Lewes’s work describes a tradition of Austen interpretation that generated important traction for feminist literary criticism because his assessment made it impossible to extract what is praiseworthy from what is disappointing or even condemnable about Austen: her lack of ambition to transcend her constrained milieu.14 The feminist mode of recovering Austen from early admirers such as Lewes, for whom her narrow subject matter and exquisitely restrained style disqualified her [End Page 1078] from wide public appeal while endearing her to the professional reader, has been to emphasize Austen’s overlooked expansive subtexts and allusions, her wide, even global appeal and relevance. Feminist critics of the past four decades posited that women novelists, especially during the radical period of the 1790s, not only addressed themselves to historically specific gender issues (like education, the rights of women, the duties of a good wife and daughter), but did so through the subversive and often covert reformulation of conservative cultural forms. Often following Lewes point for point, feminist critics revealed that a shift in interpretive emphasis could make what seemed normatively agreeable about Austen subversive: Austen exposed the patriarchal conditions of her historical moment and the way romantic conventions coded for power and wealth, while simultaneously using the constraints of her provincial and domestic settings to her advantage, demonstrating the duplicitous aptitude of romantic narratives to make those conditions visible. Eleanor Ty formulated the subversive possibility of domestic fiction for a generation of feminist scholars by declaring that women writers at the end of the eighteenth century “manipulated and changed the function and scope of the domestic novel in the process of challenging the patriarchal order.”15

Critics following Ty and others identify a restive, sly, dissatisfied spirit to Austen’s novels that is not quite contained by its generic complicity. It is a dynamic that Nina Auerbach diagnoses as that of freedom and constraint, under which Austen works “generat[e] capacious ambitions within her apparent modesty” (R, 4). Auerbach acknowledges Lewes’s point that Austen’s artistic world “calls insistent attention to its own limitations,” but turns his observation on its head by claiming it is not “in the spirit of contented resignation” (R, 4). Rather, Auerbach answers Lewes, Austen’s oppressive horizons “force the reader’s awareness toward forbidden spaces, the ‘worlds of passionate existence’ that Lewes evokes and denies” (R, 4). Constraint cultivates a taste for freedom and oppression “forces all its subjects to invent themselves” (R, xviii). Attending closely to how freedom can be cagily disguised by domestic subservience, Auerbach shows how under a recuperative critical lens, “even her seemingly pallid Fanny Price can become a Romantic hero as well as a heroine of romance” (R, xviii).16 Focusing on the dynamics of constraint and freedom, Auerbach develops an Austenian heroine who, in constantly testing patriarchal norms, represents a female subjectivity with relevance to contemporary feminism.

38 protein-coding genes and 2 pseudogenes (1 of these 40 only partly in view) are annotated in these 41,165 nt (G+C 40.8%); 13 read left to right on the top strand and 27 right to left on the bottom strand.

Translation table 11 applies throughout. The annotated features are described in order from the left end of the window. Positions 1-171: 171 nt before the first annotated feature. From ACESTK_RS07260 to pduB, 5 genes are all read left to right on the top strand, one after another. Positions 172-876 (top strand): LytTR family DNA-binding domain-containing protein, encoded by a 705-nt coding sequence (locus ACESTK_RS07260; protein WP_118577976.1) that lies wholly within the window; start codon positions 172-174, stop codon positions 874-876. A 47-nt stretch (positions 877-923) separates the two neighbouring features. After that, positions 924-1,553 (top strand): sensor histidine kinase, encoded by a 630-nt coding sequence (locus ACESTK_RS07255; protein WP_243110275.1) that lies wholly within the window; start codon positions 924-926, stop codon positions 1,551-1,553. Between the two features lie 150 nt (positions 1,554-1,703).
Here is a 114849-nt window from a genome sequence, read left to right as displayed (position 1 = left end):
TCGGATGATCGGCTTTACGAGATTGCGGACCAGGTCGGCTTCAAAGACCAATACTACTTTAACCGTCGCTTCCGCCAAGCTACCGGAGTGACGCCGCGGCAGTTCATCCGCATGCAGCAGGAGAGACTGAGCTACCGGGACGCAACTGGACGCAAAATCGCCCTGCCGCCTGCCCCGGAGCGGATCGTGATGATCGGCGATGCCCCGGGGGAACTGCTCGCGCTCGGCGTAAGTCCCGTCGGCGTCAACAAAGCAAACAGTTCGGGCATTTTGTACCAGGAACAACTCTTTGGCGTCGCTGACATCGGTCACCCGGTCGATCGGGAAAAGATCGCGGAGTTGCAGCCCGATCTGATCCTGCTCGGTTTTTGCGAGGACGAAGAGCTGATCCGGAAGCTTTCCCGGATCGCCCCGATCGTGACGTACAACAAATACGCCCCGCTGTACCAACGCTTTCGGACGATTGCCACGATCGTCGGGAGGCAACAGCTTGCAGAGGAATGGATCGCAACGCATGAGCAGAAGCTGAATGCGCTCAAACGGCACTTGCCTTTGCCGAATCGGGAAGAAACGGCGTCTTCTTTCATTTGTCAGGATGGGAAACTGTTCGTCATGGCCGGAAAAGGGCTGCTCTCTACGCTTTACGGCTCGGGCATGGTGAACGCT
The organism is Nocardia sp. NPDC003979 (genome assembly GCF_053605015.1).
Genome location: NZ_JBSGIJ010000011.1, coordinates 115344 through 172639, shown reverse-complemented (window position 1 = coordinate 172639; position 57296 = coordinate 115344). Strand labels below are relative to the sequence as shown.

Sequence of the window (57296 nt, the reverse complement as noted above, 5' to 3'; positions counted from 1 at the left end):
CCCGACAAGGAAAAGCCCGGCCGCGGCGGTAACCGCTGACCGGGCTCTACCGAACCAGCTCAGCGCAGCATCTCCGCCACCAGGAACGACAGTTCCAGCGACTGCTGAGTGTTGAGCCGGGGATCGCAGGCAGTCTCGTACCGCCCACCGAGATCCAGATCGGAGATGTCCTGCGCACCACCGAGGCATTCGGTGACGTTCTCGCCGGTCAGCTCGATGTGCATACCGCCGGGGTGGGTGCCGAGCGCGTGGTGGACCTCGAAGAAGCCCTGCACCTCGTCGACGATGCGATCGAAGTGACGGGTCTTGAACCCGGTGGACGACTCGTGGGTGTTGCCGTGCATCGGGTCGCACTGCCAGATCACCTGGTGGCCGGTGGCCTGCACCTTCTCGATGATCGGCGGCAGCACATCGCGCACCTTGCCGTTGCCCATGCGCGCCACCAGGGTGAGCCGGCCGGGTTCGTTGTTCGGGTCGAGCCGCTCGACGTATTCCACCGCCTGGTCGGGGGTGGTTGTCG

Like Lewes, Auerbach links her interpretation to her job as a critic. The latter is, she argues, to fulfill “the trespass that was always . . . the [End Page 1079] heart of scholarship” and to rewrite critical norms through identifying the subversive potential of literature (R, xii). Through both analysis and prescription, paying attention to how women can take powerful stances, even from positions of weakness, she wants to catapult her women characters into “the larger world of fun and power” to which feminist critics should also aspire (R, xiv). The agency of the critic is exemplified in discovering and naming the overlooked agency of Austen’s female subjects, who in themselves demonstrate Austen’s attentiveness to the limits of patriarchal norms and her willingness to transgress. Auerbach’s work is an explicit answer to criticism that saw Austen’s reinscription, reinforcement, and preservation of essential forms of Englishness as lying at the foundation of her appeal.